BELIZE CITY, Fri. June 2, 2017–On Thursday, June 1, the firms of Moore Stephens Magaña LLP and Crowe Horwath reportedly served Prime Minister and Minister of Finance Dean Barrow with a letter claiming that virtually all the balance due in settlement of nationalization of Belize Telemedia Limited (BTL), which Barrow had said would be paid in Belize dollars and spent on projects in Belize, should instead be paid mostly in US currency to settle the expenses incurred by the former shareholders of BTL in pursuing compensation for the appropriation of their BTL shares back in 2009.
As Amandala readers will recall, when Barrow detailed the settlement agreement he had hatched out with British billionaire Michael Ashcroft back in 2015, prior to being re-elected to a third term in office, he claimed that the parties had agreed that the portion attributable to the accommodation agreement—which Barrow had rescinded claiming that the agreement, which did not have parliamentary sanction, was contrary to Belizean law—would be spent on projects for the benefit of Belize.
A sliver—not 60%—would be left for projects in Belize, if demand is approved
The arbitration panel last year handed down a decision in which 60% of the total figure awarded was attributable to the accommodation agreement and only 40% was attributable to the core value of the BTL shares.
The Government had signaled that this figure, which, as previously mentioned, was to have been set aside for spending on local projects, would amount to roughly BZ$230 million, but latest information is that the deductions being claimed by the Ashcroft group will leave what Financial Secretary Joseph Waight describes as just “a sliver” of the pie for such spending—a demand which he characterized as “very, very outrageous.”
“They have come with a stunning claim without any supporting documentation,” Waight said.
The letter issued to the Finance Minister on June 1 claims US$78.2 million out of the US$78.5 million balance due to be paid to Dunkeld International Investments on June 28, and of the US$25.5 million due to the Ashcroft-controlled BTL Employees Trust, US$20.3 million is being claimed in expenses, with a further BZ$10.3 million being claimed.
Waight says that the Belize dollar portion, as per the agreement, is presumably for the charitable projects, and he points to assertions made by Barrow to the media last week that the Government will challenge Ashcroft’s attempt to claim nearly all the balance in expenses.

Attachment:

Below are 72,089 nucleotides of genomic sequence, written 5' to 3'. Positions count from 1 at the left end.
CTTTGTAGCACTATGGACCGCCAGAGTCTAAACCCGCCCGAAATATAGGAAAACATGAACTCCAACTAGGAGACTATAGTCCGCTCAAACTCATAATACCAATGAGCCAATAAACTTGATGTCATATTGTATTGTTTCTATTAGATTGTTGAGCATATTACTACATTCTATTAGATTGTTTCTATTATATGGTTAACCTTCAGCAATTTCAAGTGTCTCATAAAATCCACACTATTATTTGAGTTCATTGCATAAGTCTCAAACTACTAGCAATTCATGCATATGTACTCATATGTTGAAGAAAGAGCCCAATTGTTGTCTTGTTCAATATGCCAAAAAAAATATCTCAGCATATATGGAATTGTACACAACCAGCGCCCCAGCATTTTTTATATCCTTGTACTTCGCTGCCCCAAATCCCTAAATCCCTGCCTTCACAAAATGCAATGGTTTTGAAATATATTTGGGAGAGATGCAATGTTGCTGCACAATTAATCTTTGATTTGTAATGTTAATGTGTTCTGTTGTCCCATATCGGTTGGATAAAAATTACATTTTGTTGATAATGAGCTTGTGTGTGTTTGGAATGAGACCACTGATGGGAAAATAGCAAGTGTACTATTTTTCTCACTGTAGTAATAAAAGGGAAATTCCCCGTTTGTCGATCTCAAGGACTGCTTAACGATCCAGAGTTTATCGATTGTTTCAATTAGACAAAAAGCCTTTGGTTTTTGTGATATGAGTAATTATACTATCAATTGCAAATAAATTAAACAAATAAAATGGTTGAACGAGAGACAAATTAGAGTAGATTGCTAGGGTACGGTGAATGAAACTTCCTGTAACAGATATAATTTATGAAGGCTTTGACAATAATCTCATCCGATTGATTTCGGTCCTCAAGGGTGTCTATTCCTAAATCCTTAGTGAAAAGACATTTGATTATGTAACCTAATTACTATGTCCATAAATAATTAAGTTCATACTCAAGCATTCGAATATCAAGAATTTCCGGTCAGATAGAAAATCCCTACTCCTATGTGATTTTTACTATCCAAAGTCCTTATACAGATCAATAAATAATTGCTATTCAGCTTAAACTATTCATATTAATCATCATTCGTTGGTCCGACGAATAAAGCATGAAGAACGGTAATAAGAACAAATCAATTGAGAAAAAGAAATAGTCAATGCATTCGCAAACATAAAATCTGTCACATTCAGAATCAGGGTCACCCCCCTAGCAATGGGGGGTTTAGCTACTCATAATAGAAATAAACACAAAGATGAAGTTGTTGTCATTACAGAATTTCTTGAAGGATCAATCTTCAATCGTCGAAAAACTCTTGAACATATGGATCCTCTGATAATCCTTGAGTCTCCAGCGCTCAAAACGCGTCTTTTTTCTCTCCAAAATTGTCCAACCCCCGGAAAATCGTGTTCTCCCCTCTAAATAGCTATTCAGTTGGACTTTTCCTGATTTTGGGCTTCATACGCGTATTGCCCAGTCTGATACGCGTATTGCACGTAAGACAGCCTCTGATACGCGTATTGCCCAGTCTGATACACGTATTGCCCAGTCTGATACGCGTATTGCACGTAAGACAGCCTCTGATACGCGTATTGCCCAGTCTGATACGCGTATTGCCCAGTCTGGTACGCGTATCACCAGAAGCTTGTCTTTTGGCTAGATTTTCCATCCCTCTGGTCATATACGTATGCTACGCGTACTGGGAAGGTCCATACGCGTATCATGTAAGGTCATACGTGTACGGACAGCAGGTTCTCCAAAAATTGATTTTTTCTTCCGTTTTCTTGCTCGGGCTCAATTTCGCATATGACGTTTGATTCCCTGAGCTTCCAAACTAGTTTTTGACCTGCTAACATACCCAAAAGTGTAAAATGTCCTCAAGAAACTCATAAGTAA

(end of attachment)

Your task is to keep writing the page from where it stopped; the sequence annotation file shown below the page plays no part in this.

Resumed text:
Barrow had told the press that although there are expenses that the Government must reimburse to the Ashcroft group, the fundamental issue of how big that bill ought to be is in dispute.
“I don’t see that that’s a blank check and I have no doubt, given what’s been said by the Alliance, that the claim with which we will be confronted is going to be horribly inflated,” Barrow said.
He added: “I think that it will constitute an attempt to recoup what the Alliance has not been able to procure by way of the arbitration award judgments in the United States. So there is no doubt at all that this matter will go back before the CCJ… There is no way this was an agreement to pay any large sum that the Alliance’s imagination could conjure up, and so, back to the CCJ.”
Back in September 2016, after studying what the CCJ found to be a poorly drafted settlement agreement, the CCJ ordered GOB to pay Ashcroft 50% of the funds in US dollars—not primarily in Belize dollars as the Government of Belize had done, to settle payment for half of the amount remaining after the initial payment of BZ$65 million was made.
Eamon Courtenay, SC, attorney for the Ashcroft companies, had explained that the issue of what would be left to be paid in Belize dollars for projects remained unresolved.
He said that the Dunkeld liabilities—which include legal fees—have to be brought into account and those had not been finalized at the time of the CCJ decision.
GOB claimed BZ$233 million would go for projects in Belize but Ashcroft Alliance wants to leave only about BZ$10 million, official says
The figure, said Courtenay, would have to be deducted from the balance, and the Belize dollar portion left would go to Hayward Charitable Trust for projects in Belize.
The total balance to be paid in just over three weeks is US$104 million.
“The issue really is how much in allowable, reasonable expenses can they claim in US dollars, leaving a balance of Belize dollars for projects. Under the settlement deed, it was agreed that out of the Belize dollar portion, they could set off some expenses in US dollars,” Waight explained.
The Government of Belize made an initial payment of BZ$65 million to the Ashcroft group in 2015, and after the arbitration award of nearly half-a-billion dollars was handed down last year, it made another payment, which was challenged at the CCJ because the Ashcroft group wanted all the money in US dollars, not in the mix of currencies paid by the Government.
The Government had argued that the portion paid in Belize dollars was to remain in Belize to finance projects here, but because of the CCJ’s interpretation of the agreement, the court ordered the Government to pay the money in US dollars, all of which went to the former shareholders, leaving none for local projects.
It remains to be seen how the CCJ would rule if this new dispute over payments is remitted back to the CCJ for a decision, and how much, based on the court’s interpretation of the settlement agreement, would actually be left for local projects.
The ruling party has said that the BZ$233 million it was anticipating out of the deal would fund Government’s capital projects. However, some of that went to the Ashcroft group when the second payment was settled in 2016.